Cain looked for ways to end the show. “Would the characters be better off just to walk off?” he had wondered.

In that dark time he thought of what he would say to each of them. To Ray, the pastor who struggled with celibacy and church authority, he considered saying, “Ray, you don’t have to be a priest.” To Mo, the nun who wanted to be a Catholic priest, he wanted to say, “Mo, they’ve treated you awfully, walk away.” To Eric, in his first year of priesthood, “There’s no future in the church. Walk away.”

But realizing “darkness is part of the religious experience as much as light,” he created a show in which the characters come through darkness into resurrection. To do this, he decided to burn down the $250,000 church set “to reduce the church to its people, like Christ and the disciples on the side of the road.”

Several plots worked toward this transformation. Ray is tormented by doubts about whether he believes in the Resurrection. He has horrible nightmares, such as being buried alive and seeing the by-the-books co-pastor the archdiocese has sent to possibly close the parish reveal himself as the anti-Christ. Mo, questioning her vocation more than ever, says that after giving the Christmas homily it is hard to go back to being “the one who just sets up.”

Ray comes in one night before Easter to find the church ablaze. Cain said the actors worked 16-hour days, including Ann Dowd (Mo), who was 7-months pregnant. In the fire scene, Sydney, the parish’s atheist accountant, risks his life to save the Blessed Sacrament and Mo, saying she hears someone, tries to get through the flames and finds a bloody sheet, which looks eerily like a shroud.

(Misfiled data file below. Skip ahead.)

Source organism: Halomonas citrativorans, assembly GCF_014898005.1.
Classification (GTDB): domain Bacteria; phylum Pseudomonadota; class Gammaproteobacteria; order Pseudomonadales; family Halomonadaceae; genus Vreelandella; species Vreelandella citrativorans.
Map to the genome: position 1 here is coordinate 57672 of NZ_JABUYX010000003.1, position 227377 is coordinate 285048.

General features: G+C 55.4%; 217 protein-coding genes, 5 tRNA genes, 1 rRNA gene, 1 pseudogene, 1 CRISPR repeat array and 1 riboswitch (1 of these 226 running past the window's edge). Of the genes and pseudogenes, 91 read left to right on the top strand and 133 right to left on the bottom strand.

In the next scene, only a shell of the church is left. The staff is in shock, but says it can’t be God’s way of telling them the parish should be closed. They quote Elijah that God isn’t found in the fire, but in the still, small voice.

By the next day, however, Ray and Mo become so depressed they plan to walk away. Ray goes outside to throw a burned sculpture in the dumpster and hears a sound. He jumps into the dumpster, begins digging and finds a newborn baby. He and Mo take it to the hospital and realize they have found their small voice. They decide to hold Easter vigil in the burned-out church.

During that service, an older woman who had never found time for God but who has been in preparation for baptism, gets her wish. She had told Ray she wanted to be baptized with lots of water. When the time comes, he pours a little on her head, but she says, “More, more.” He then slowly pours the whole pitcher over her as she raises her arms, smiling and looking heavenward.

In the final scene, Ray sleeps peacefully, dreaming of a dolphin, leaping into the air out of the ocean. In this Christ symbol, he has found his Resurrection.